Cities of the Future, Viewed From the Past

If you turned back time and asked people living in Los Angeles in 1965 what they thought the city would look like in the future (the 21st century), you would probably hear a lot of talk about jetpacks, flying cars, and "Star Trek"-like technology that could teleport humans and create food out of thin air.


Now, while a lot of those out-of-this-world technologies actually do exist in some form or another today, many never came to be. In an effort to bring new eyes to these inventive ideas, Greg Goldin and Sam Lubell recently published a book entitled "Never Built Los Angeles" that gives readers an incredible peek into what the City of Angels could have looked like.

The prototypical sketches in the book date back as far as the 1920s and depict a Los Angeles far different from the one that exists today. The plans include everything from sunken roads to a 1,200 foot tall tower that features colorful vertical lights and an observatory. One plan even asserts that, in the future, street taxis would be replaced by "helicabs" with landing zones on the tops of bus terminals.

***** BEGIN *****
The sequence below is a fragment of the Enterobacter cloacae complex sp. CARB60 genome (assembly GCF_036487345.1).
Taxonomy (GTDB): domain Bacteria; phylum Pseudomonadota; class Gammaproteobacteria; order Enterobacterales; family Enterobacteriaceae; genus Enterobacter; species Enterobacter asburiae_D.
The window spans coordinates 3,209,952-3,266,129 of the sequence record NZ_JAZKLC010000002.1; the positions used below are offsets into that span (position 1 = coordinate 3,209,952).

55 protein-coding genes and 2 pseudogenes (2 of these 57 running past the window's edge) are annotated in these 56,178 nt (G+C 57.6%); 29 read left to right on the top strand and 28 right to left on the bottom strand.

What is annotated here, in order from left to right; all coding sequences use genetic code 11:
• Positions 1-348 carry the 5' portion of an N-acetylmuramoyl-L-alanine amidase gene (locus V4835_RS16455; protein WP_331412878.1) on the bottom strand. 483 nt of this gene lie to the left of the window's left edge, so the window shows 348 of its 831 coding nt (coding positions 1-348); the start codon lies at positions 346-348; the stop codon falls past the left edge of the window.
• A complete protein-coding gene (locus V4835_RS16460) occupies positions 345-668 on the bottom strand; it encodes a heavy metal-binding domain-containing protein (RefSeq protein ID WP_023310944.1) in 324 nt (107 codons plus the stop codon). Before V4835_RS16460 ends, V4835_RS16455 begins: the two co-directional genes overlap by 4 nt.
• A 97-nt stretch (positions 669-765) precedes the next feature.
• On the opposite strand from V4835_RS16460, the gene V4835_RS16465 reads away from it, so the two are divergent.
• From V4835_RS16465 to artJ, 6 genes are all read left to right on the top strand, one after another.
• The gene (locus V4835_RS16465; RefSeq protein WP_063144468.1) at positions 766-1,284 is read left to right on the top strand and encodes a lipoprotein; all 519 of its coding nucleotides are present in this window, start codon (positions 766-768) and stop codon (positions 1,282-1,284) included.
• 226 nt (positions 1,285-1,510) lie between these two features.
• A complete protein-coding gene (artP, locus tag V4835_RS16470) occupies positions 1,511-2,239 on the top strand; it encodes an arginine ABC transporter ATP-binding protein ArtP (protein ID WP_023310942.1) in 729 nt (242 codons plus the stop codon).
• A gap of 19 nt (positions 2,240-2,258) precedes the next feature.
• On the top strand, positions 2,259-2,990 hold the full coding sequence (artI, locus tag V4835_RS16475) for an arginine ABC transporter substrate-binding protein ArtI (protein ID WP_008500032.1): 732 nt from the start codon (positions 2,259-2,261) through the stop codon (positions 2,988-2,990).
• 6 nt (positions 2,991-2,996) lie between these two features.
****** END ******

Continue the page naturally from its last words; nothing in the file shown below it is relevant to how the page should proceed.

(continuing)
LAX – 1952 – Pereira and Luckman. Image Credit: Greg Goldin and Sam Lubell

The Future?

As a living member of the 21st century, looking at these mementos from the past is a great reminder of how much has changed since these sketches were made. Technology has surpassed even some of the wildest predictions, but not in the ways that many expected.

This sparks the question of what now lies ahead. We may think that we know what to expect from the decades to come, but do we really? Looking at these images of Los Angeles and other cities shows us that even though we might think we have a pretty good idea of what the future holds, we might be way off base. The only certainty is it will bring with it a lot of surprises.

This vision of New York City was published on December 30, 1900. Image Credit: New York World
The future Manhattan, New York, envisioned by Richard Rummell circa 1910-1911.
The future of San Francisco, as envisioned by Alexander Weygers in 1950.

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